|Photo of surfers on undular tidal bore, Cook Inlet:|
Video is found by scrolling in here.
A tidal bore occurs when the normal daily tides travel up a river or narrow inlet against the direction of river flow. It is not, as commonly believed, a tsunami, and does not resemble a tsunami. I saw the famous tidal bore in the Bay of Fundy a few years ago. This bore competes with Ungava Bay for the title of the highest tides in the world. They appear to be tied at 16.8-17 m! During the 12.4 hour tidal period, 115 billion tonnes of water flow in and out of the bay. The size of the waves depends on the strength of the tides and while the one I saw was only a few inches high, the amount of water pouring into the Bay, and its inexorable march upstream, was phenomenal! Well worth the journey to get there.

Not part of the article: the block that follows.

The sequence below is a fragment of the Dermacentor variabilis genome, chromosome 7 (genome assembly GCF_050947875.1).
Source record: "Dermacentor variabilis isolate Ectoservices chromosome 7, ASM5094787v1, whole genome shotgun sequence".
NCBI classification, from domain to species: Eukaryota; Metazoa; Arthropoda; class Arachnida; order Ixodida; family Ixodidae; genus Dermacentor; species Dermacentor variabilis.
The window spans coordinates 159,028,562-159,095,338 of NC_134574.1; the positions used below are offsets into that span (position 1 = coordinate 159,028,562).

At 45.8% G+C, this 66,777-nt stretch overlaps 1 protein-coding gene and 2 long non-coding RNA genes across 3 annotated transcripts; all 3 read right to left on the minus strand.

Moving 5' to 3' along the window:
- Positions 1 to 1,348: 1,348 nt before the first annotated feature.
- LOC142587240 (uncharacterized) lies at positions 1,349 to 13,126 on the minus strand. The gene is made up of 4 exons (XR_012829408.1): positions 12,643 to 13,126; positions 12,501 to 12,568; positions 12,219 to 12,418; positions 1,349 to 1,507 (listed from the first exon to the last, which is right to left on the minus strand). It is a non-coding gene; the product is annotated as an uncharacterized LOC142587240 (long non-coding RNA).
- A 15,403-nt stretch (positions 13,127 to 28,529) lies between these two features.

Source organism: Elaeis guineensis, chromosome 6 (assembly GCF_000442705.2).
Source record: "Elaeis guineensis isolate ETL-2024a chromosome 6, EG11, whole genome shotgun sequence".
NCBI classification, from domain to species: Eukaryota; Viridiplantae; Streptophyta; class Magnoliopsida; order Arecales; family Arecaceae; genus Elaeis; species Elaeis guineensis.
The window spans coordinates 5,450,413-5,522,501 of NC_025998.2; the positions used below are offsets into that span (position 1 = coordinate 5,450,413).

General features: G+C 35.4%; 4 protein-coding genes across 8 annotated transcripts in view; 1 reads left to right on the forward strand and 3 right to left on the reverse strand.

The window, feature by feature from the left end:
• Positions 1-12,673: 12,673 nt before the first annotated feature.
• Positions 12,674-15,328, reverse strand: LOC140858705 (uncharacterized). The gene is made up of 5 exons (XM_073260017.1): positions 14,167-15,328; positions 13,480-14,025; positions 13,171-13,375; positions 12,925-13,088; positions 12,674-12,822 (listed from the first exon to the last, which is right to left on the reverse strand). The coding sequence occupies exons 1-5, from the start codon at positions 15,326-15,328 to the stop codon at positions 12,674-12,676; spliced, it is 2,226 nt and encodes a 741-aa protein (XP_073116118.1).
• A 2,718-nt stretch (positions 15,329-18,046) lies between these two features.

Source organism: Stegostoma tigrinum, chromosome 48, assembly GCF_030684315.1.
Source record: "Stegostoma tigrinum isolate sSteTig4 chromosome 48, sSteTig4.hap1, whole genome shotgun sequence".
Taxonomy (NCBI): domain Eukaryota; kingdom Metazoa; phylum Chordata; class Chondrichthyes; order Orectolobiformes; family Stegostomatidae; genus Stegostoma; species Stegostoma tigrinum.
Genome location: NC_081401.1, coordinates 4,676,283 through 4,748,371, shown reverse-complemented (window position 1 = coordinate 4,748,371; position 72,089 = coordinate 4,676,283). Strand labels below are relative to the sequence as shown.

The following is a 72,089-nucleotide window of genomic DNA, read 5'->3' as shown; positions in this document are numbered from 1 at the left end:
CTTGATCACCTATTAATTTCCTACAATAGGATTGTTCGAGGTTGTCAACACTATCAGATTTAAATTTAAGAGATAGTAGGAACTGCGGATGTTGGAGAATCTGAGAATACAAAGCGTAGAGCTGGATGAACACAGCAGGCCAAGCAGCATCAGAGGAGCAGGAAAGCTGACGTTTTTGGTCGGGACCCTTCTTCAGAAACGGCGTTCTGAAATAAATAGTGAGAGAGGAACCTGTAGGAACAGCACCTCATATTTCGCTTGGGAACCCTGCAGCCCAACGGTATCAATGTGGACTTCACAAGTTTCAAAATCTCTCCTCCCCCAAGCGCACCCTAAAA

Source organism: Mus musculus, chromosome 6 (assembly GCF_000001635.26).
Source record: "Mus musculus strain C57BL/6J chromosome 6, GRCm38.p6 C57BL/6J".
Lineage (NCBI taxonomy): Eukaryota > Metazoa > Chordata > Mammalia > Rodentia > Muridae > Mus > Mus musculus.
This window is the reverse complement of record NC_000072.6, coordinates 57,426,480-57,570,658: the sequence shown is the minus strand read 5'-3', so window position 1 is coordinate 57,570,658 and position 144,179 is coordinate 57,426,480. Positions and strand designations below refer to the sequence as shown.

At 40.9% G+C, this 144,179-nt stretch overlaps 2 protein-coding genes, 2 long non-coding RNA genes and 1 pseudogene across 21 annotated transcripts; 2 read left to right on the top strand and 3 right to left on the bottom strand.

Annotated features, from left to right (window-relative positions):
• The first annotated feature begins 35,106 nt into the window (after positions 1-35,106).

|Tidal bore in Cook Inlet. Photo from NOAA.|
Tidal bores range in shape from the beautiful undular form see in the picture above to a breaking wave; the picture to the right shows a stronger tidal bore in Cook Inlet. Surfing on these waves, known as river surfing, has become a popular sport.